There's nothing like springtime in France. But if reality, fuel surcharges and the Euro exchange rate are keeping you on this side of the Atlantic, a visit to Central Market's Passport to France festival is the next best thing. Starting today through May 22, Central Market will feature foods, wines, cooking classes and other events that celebrate la vie française.
The tented kick-off event, "A Taste of Provence," takes place Thursday at 6 p.m., with former French embassy chef and PBS host Patrice Olivon creating a menu of his favorite childhood dishes from the region, including pizza-like pissaladiere, tomates farcies (tomatoes stuffed with beef, rice and herbs), cod with aioli, roasted lamb with ratatouille and seasonal fruit over vanilla ice cream, plus French wine pairings, bien sur!
Other French-focused classes in the Central Market Cooking School include "Favorites of the French Chef," "Souffles," "Wine 101: France" and "Discover the Wine and Food of France," the latter with culinary school founder and James Beard winner Anne Willan.
For some non-culinary French culture, Central Market is also hosting pétanque games throughout the Passport to France event, starting at the kick-off party.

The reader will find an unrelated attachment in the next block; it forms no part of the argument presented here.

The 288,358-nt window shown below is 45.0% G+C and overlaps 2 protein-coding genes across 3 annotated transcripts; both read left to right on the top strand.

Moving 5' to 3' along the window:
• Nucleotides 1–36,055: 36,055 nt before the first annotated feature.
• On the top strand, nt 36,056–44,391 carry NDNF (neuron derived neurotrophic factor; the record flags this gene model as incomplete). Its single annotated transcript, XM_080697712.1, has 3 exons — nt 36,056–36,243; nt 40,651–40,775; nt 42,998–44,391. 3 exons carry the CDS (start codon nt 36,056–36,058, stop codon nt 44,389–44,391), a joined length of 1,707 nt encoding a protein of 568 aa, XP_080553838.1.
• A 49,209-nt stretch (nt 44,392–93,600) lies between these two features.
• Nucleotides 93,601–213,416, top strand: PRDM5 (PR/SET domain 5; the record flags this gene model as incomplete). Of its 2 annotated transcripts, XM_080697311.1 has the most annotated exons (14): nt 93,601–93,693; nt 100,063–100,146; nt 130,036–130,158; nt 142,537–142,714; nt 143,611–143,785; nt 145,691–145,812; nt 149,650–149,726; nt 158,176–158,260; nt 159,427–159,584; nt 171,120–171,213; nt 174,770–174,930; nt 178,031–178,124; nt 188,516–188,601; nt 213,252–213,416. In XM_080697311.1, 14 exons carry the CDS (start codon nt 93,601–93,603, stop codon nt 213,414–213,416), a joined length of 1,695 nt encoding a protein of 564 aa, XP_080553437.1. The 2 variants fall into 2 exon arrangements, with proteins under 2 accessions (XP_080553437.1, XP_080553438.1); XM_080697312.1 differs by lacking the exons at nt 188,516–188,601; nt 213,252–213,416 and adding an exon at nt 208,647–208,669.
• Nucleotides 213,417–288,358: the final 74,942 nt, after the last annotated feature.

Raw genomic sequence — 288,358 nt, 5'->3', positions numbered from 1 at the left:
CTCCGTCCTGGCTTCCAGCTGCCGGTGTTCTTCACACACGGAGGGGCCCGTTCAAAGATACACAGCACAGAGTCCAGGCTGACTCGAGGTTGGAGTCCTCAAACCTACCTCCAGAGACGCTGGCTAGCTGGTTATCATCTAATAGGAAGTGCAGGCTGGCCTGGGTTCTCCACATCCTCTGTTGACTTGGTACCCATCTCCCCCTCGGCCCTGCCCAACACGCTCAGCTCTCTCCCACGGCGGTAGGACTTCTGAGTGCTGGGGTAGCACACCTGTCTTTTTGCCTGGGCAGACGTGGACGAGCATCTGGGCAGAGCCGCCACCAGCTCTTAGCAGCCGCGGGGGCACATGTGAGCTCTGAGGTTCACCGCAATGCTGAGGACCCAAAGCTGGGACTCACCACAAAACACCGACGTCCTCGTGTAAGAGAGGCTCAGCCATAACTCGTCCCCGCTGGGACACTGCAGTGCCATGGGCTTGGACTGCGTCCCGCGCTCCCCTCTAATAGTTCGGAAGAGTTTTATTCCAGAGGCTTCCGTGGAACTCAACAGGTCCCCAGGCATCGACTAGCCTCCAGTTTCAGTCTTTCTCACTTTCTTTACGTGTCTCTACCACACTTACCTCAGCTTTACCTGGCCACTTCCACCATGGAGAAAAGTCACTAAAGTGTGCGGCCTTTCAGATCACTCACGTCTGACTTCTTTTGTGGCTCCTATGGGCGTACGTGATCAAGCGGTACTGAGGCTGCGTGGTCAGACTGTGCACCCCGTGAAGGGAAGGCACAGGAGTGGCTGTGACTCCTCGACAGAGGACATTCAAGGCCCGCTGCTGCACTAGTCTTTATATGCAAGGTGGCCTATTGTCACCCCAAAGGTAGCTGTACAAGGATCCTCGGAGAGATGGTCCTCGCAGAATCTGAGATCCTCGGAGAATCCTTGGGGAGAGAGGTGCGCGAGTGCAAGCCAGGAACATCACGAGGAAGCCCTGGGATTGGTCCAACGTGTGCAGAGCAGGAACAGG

There will be tons of Gallic specialties inside the store as well. Look for sweet and savory crepes — think ham and Gruyère or mushroom, rotisserie chicken, herbes de Provence and goat cheese — as well as traditional and inventive quiches in the chef's case. The bakery is debuting more than a dozen traditionally French breads and pastries during the event, from the crown-shaped pogne de romans to buttery kouign amann from Brittany, plus baguettes ranging from the bitter Germanic subröt to the wheat-like épi.
The shelves boast new imports from France, including Apidis honey, with ingredients like lavender from Provence and acacia from Côte d'Azur; Normandy's La Mère Poulard cookies; Andresy preserves (a French breakfast staple); Château d’Estoublon extra virgin olive oil; Château Paradis rosé and Henriot Brut Souverain champagne.
Add a mime, a cigarette and a red balloon and you've pretty much got the entire French experience.